For dinner we had chicken, peas and carrots, rice with a delicious sauce and tomatoes.  This was followed by the most heavenly sour cream apple pie, followed by coffee and a liquer 'Irish
Mist1,  That meal was the first Canadian type meal we had since
our arrival. We went away feeling that things weren't that bad.
However, there is one thing I can't get used to as yet -
and that is the shopping system,.! shall try to explain.  First
of all the various products are divided into different stores. 17
A store for bread and confectionary products; one for dairy
products and sausages with a few pieces of meat.  Another for
fruits and vegetables. A separate one for potatoes; one for
shoes; one for clothes; one for jewelry; one for household
goods.  However, there are some huge 'Universal Magazines'
downtown almost equivalent to our dept. stores.  Now to buy
something.  Everything is sold in grams of kilograms!  If you
want only 100 gr. of some food article you push through a
line to find the price (if your arith, isn't too good), then
you return to the cashier, pay the exact amount for your article,
get your check, return to the counter line-up, eventually
getting your article.  So you see one has to have a great deal
of patience, which I have not.  However, if you get to the stores
between 11-12 or 2-4, there aren't very many people.  After
5 p.m. it is hectic, because people are off work.  Not many
people here do shopping to last a week like we do at home, they
pick up things every day.  But I must say, there are a few
things here which I find very good e.g. milk, butter, cottage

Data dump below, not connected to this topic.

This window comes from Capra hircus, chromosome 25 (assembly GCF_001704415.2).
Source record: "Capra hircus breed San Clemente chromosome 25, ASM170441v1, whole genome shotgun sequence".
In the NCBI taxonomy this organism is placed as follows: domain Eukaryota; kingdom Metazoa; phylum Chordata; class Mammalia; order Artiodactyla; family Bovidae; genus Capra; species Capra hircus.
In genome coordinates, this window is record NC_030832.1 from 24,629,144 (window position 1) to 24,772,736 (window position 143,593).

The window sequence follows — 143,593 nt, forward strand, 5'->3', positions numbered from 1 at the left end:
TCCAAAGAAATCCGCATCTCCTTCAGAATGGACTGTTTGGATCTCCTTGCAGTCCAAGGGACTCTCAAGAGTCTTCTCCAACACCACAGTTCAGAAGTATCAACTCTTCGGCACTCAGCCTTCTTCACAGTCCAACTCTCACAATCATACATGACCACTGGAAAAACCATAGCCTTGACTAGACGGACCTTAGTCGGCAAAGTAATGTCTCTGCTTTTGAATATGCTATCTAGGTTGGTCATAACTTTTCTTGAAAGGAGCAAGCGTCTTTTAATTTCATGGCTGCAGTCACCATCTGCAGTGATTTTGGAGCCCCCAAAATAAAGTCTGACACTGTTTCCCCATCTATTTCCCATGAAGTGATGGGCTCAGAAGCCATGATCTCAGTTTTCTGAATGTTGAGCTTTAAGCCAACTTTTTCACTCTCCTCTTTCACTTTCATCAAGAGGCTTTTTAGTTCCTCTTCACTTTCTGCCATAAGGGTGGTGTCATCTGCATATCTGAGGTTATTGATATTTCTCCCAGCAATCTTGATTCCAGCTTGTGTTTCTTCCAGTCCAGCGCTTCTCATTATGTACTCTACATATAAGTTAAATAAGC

cheese, cheeses, sour cream, bread torts (cake) - no^aj-ti f i ci al
creams for icings, champagne (red,)
There is also a Gastronom where one can
buy food products with foreign currency-
things are considerably cheaper, but I'm
not about to spend my few dollars on
trivialities like food!  I've visited
a dollar clothing store.  The furs are
gorgeous and very reasonable.  The
fur hats are also very nice; also
very good trans, radios, stereo
recorders, sewing machines, fridges,
cameras, very nice Italian knits
(reasonably priced).
Well now I'll give you a weather report.
When we arrived it was very hot and dry
but windy all the time!  On the 7th we
had a rainfall and overnight it turned
cold.  I had to drag out all my winter
clothes and coat. To top it all
off, the heating was being fixed
so no heat.  There were nights
I was going to bed in 2 sweaters,
socks, gloves and hot waterbottle. 18
"W
-^
'W
One night it went down to - 20c. Two days later I had a
beautiful cold which I think was also a result from a change
of climate as well.  It has been cold all along now, I don't
think my winter coat will be enough for winter - I know that now!
Well, I have been attending Russian Classes for a month in the
preparatory faculty, but because Claudia and myself already have
a good working knowledge of Russian the teacher has given us a 3